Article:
In teaching we regularly change our class structures and routines and we implement new “interventions” in hopes of changing classroom dynamics or reaching more students. I know that most of the time I make these decisions based upon anecdotal evidence, perhaps after glancing at a handful of exit tickets from my students or based upon how I “felt” the class went. Recently, though, I’m finding myself a little more hesitant when making a claim about my class. I require that my students support their claims with evidence, so why wouldn’t I also support mine with evidence?
Does “it felt like it went better” constitute as evidence to say that a particular intervention was successful? Increasingly I would argue that it doesn’t. I propose that we reframe the way we think about our science classes so that they parallel a research lab.
With our overwhelmingly busy teaching schedules, I don’t necessarily suggest that every claim is backed by a full research study (although considering methodology and forms of data collection is important). Rather, I am suggesting that we are mindful of the data we can collect and use to support claims about interventions or the efficacy of lessons. What are the questions we are asking? Namely, is a particular intervention successful or not and how do we define “success” in this particular context? How can we look at our classes from numerous angles in order to answer these questions? This can be as straightforward as analyzing student performance on one assessment question of interest. We can then disaggregate the data based upon conditions like student attendance or homework turn-in rate. Or we can disaggregate the data based upon student characteristics.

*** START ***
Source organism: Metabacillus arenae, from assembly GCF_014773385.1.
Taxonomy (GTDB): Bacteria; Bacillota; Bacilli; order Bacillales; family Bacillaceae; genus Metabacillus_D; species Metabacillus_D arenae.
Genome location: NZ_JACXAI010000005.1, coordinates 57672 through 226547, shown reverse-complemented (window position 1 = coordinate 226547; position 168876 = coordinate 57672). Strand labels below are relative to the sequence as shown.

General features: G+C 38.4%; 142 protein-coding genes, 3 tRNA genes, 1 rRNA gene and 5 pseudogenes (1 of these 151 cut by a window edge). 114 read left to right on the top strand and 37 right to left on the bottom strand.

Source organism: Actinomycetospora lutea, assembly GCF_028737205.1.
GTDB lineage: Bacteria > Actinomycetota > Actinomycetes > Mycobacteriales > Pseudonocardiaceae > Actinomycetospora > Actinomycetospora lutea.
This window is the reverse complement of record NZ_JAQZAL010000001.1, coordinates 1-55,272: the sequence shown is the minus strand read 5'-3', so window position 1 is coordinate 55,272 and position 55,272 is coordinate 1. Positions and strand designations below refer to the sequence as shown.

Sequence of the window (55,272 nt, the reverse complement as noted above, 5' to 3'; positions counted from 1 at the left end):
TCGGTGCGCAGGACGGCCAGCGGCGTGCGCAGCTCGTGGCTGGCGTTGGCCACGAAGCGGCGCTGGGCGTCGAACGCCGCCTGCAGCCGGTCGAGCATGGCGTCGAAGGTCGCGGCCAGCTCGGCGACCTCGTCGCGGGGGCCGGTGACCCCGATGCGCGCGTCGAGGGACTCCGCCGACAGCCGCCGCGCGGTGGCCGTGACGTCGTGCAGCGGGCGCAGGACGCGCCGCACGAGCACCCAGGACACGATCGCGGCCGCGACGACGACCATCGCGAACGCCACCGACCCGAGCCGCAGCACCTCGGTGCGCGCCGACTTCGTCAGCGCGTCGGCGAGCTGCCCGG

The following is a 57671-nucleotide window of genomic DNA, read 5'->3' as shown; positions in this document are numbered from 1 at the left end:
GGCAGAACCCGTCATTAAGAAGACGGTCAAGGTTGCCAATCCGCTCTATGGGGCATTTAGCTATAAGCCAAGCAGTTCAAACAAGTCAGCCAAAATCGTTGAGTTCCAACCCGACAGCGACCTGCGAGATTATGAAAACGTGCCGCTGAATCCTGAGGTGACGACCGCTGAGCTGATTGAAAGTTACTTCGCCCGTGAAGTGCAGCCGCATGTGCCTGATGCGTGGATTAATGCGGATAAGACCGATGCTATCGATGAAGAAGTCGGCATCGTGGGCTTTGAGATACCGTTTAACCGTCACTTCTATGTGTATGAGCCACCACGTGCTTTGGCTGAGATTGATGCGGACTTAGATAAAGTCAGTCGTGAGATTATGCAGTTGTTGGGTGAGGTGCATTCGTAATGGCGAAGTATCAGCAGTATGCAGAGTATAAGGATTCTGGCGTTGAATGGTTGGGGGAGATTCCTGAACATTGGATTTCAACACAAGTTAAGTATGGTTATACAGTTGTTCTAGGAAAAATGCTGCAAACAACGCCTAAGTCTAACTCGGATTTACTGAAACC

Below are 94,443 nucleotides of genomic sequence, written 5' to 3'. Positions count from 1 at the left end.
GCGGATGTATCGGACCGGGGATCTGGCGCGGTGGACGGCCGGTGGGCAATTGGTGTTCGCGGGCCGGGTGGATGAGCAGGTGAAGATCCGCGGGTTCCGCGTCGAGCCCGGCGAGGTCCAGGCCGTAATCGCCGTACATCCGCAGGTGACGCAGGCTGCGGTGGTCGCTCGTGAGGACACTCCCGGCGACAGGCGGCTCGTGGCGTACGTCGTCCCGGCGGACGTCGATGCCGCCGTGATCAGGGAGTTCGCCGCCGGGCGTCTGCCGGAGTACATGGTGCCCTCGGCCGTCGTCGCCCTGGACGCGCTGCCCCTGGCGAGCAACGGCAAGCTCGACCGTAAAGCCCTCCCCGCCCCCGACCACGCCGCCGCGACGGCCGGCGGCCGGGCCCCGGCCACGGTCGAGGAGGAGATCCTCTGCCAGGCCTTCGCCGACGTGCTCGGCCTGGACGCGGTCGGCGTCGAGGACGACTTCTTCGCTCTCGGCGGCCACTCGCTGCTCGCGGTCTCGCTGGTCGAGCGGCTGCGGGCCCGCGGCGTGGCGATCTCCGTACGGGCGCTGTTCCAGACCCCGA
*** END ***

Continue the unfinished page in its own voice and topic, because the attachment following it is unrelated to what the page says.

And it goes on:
A couple of years ago I had a hunch that my female non-native English speakers were performing particularly well in my physics classes (this was especially exciting since female non-native English speakers are traditionally underrepresented in the field of science). I sought to make more concrete claims on the basis of student growth on the pre and post assessments in the course. This particular group of students did in fact demonstrate learning gains that were greater than the other three subgroups I analyzed (female and male native English speakers and male non-native English speakers). [In a future blog post I’ll share the details of this study.]
For now I’d like to emphasize the importance of us being science teachers and researchers. When we make claims about our class “going well” or a particular lesson being effective at “reaching students,” I encourage us to back up these claims with evidence. This can be so powerful when we are communicating with administrators, colleagues, parents, and students! How are you collecting evidence and supporting claims about your own instruction?